New tools, strategies help communities leverage climate data

the collaboratively-built climatedata.ca website offers high-resolution Canadian climate data

Communities can also use climate data as a “leveraging tool” to obtain funding for adaptation and resilience. Climatedata.ca graph.

This article was published by The Energy Mix on April 10, 2024.

By Gaye Taylor

When it comes to data-driven community action, “there are no numbers without stories, no stories without numbers,” participants heard during a recent Tamarack Institute webinar on building links between quantitative and local knowledge.

The panel discussion last March highlighted how local practitioners can use data to bring together diverse stakeholders and distinct knowledge bases.

Emma Poirier, a climate science and adaptation specialist at CLIMAtlantic, stressed the “contextualizing” power of data offered by community climate profiles. CLIMAtlantic creates short summaries or infographics of what a place is projected to look like in the future, factoring in specific features like precipitation or temperature, after determining what climate indices are most important to the community. While the projections are of the future, Poirier said the changes communities are already experiencing help create community confidence in the data sets. She gave the example of data-driven temperature projections that have helped health practitioners make decisions on heating and cooling systems and climate control infrastructure for their facilities.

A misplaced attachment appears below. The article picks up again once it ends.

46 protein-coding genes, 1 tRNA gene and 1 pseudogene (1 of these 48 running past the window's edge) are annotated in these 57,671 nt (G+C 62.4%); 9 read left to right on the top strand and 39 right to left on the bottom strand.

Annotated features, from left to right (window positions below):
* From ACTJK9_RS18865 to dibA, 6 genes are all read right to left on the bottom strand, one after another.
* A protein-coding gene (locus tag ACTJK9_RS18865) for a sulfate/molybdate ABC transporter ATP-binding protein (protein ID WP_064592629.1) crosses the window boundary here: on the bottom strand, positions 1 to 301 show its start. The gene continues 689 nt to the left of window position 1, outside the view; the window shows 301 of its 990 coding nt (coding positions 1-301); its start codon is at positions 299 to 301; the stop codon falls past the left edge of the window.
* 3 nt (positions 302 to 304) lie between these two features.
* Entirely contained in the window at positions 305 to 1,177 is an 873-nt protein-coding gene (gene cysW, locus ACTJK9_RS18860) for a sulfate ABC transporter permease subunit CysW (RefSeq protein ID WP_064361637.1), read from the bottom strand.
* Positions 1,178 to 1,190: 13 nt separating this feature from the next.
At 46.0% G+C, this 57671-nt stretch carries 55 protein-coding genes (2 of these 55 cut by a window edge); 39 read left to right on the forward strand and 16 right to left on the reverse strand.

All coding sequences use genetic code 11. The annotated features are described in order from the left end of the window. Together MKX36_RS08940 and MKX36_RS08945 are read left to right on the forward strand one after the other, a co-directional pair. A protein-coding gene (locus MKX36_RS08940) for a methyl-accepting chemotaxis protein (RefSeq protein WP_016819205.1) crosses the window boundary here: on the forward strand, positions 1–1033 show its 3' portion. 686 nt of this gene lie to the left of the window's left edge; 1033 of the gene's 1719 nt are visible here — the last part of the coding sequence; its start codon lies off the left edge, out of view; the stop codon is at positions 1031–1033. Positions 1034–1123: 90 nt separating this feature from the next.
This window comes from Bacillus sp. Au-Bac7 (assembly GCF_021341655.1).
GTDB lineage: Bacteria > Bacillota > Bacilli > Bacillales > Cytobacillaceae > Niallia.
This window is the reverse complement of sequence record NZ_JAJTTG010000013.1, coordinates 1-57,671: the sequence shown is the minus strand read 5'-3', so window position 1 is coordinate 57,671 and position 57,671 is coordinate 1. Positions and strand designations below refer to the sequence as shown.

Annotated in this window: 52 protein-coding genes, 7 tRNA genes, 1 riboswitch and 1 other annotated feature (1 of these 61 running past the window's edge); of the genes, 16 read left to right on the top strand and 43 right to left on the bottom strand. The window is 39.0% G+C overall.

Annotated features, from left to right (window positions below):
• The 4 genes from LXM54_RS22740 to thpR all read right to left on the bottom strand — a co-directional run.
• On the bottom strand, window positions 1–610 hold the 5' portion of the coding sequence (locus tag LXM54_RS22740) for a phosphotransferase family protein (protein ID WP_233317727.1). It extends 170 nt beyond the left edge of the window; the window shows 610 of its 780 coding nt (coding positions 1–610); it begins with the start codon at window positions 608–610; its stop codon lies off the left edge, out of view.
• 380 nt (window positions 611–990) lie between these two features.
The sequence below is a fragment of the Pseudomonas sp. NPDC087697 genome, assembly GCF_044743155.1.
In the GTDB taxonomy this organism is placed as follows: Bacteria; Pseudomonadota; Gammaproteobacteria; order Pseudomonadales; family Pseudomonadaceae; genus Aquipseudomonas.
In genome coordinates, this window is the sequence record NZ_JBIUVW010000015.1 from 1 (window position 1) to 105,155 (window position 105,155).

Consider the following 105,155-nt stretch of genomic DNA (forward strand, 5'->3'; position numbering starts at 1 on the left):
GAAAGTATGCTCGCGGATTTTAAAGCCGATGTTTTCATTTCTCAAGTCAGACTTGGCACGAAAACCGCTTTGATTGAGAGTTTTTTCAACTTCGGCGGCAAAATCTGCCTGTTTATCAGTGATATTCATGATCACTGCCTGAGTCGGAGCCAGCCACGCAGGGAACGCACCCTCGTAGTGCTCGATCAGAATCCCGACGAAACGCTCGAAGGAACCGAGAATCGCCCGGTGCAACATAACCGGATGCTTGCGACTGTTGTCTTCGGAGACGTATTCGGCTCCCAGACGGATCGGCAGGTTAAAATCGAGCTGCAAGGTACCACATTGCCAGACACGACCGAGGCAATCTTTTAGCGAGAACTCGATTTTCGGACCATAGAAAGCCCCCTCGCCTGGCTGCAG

Communities can also use climate data as a “leveraging tool” to obtain funding for adaptation and resilience, Poirier said, adding that success comes from starting with the issues and changes that people have already noticed and experienced.

Panelist Brittany Cormier, executive director at EOS Eco-Energy in Sackville, New Brunswick, traced her organization’s research on the adaptation planning needed [pdf] in southeastern New Brunswick to mitigate the health impacts linked with climate change. She said the extreme flood risk facing coastal New Brunswick makes climate data “harrowing” for many people—to the point of the numbers seeming unnecessary on the face of it.

“We don’t have to convince our community that the climate crisis is here,” she said. “It’s present and it’s happening.”

But at the same time, localized climate data is valuable to connect practitioners with the communities they serve, she added. It helps make sure that “as many of our local partners and stakeholders as possible are part of the conversation—and nobody’s getting left behind.”

Cormier stressed the importance of responding promptly and directly to community feedback, and ensuring that as many sectors and specialists are involved as possible.

She pointed to EOS’ work with the Chignecto Climate Change Collaborative, which itself brings together environmental specialists, emergency management experts, and municipal and provincial staffers and elected representatives. EOS serves the role of a coordinator in a situation where there is “no shortage of experts, but an extreme lack of coordination.”